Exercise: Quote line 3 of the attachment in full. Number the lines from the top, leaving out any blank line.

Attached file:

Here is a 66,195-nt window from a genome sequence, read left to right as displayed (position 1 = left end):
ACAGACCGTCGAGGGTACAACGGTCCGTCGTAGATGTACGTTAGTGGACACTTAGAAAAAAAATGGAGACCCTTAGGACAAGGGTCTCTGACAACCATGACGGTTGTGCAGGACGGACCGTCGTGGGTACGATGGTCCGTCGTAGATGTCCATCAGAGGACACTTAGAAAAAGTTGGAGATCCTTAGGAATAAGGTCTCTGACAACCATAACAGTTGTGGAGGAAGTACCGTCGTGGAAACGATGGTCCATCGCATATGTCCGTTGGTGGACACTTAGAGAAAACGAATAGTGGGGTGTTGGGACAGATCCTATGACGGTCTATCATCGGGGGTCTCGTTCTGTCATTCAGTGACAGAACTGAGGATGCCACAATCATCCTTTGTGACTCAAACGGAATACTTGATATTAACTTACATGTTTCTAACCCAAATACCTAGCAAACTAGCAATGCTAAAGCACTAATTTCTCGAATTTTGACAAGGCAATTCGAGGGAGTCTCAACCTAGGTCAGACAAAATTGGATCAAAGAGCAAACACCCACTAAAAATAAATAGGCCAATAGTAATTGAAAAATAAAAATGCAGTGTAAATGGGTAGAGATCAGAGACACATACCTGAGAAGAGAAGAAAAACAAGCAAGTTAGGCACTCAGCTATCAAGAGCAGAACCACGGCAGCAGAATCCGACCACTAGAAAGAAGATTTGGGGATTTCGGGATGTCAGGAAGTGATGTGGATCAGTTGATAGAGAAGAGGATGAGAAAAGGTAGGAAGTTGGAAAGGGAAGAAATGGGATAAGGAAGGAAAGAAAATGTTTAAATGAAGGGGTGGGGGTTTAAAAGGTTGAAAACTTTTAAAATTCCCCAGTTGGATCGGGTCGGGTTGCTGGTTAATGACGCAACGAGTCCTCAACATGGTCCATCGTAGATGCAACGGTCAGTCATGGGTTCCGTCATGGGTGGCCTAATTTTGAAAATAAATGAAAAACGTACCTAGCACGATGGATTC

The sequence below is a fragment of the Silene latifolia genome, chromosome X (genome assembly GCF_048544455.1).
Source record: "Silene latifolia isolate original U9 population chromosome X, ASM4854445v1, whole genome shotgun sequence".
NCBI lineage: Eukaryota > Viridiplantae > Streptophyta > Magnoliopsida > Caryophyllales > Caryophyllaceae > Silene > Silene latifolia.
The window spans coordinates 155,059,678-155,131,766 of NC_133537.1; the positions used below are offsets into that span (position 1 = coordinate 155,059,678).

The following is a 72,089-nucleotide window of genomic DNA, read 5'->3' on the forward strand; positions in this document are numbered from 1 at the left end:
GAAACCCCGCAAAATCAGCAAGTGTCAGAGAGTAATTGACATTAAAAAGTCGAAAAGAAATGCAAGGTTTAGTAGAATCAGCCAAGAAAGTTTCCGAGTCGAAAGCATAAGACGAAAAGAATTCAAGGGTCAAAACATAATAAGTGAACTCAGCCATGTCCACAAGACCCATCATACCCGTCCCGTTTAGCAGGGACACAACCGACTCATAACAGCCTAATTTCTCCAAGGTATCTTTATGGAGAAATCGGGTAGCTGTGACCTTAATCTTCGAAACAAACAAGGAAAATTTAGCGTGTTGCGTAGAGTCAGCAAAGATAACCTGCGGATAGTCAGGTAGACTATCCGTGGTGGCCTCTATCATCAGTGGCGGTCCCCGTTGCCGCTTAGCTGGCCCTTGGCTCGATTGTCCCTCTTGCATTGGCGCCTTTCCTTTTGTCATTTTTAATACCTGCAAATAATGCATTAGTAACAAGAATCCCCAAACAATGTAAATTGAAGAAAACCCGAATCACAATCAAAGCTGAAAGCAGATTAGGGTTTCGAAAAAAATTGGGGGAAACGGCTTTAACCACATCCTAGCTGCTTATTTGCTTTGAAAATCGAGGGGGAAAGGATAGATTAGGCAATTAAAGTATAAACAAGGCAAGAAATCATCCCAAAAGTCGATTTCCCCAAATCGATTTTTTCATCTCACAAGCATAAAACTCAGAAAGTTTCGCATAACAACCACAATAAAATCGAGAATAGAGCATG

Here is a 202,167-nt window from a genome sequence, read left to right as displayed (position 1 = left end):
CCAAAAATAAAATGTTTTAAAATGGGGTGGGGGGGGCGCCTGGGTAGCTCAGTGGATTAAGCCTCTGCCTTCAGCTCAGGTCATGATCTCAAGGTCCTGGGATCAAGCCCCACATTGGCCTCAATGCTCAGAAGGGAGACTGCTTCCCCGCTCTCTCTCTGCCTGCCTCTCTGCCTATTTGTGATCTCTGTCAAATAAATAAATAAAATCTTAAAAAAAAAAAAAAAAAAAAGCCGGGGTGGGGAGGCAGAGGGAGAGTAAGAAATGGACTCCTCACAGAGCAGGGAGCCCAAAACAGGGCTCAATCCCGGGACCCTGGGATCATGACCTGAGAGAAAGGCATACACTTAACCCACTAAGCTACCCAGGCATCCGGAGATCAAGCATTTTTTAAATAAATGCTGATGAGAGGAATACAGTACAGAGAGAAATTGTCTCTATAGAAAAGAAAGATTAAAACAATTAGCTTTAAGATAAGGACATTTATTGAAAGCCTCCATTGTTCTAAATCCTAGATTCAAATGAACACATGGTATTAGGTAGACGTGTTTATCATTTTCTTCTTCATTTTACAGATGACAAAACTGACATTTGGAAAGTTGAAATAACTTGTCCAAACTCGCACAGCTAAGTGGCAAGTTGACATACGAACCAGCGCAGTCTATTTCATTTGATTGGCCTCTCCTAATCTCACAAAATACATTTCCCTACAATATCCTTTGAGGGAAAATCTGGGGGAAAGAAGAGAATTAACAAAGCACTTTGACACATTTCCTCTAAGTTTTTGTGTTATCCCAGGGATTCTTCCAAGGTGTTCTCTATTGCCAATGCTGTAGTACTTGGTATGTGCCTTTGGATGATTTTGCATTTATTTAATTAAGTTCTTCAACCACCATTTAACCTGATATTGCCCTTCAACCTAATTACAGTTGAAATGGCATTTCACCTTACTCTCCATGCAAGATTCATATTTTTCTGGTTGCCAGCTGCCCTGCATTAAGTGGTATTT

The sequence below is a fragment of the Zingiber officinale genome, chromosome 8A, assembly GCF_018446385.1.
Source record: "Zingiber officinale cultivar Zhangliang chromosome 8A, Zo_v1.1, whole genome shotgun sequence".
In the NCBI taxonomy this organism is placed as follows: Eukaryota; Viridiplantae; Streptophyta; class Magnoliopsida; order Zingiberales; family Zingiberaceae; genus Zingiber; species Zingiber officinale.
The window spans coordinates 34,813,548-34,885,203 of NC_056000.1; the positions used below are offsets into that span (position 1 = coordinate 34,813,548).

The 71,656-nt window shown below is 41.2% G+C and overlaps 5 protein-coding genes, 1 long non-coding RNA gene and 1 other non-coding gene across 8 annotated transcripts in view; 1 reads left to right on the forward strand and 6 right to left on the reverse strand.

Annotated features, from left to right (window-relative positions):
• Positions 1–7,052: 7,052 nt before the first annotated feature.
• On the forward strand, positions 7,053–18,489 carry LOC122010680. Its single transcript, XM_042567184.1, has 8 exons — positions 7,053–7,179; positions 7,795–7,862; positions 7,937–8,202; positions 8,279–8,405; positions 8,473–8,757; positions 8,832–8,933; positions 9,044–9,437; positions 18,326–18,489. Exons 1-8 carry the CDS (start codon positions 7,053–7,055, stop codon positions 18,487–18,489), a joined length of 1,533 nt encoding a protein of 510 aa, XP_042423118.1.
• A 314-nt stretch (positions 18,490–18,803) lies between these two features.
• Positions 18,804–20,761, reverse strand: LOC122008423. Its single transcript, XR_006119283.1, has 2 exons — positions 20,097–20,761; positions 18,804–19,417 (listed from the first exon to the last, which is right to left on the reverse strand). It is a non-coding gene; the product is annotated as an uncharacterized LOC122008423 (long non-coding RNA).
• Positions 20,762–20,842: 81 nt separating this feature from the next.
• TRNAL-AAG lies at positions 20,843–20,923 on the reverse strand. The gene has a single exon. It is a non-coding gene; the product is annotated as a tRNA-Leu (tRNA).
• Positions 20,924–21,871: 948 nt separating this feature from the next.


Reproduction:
The sequence below is a fragment of the Silene latifolia genome, chromosome X (genome assembly GCF_048544455.1).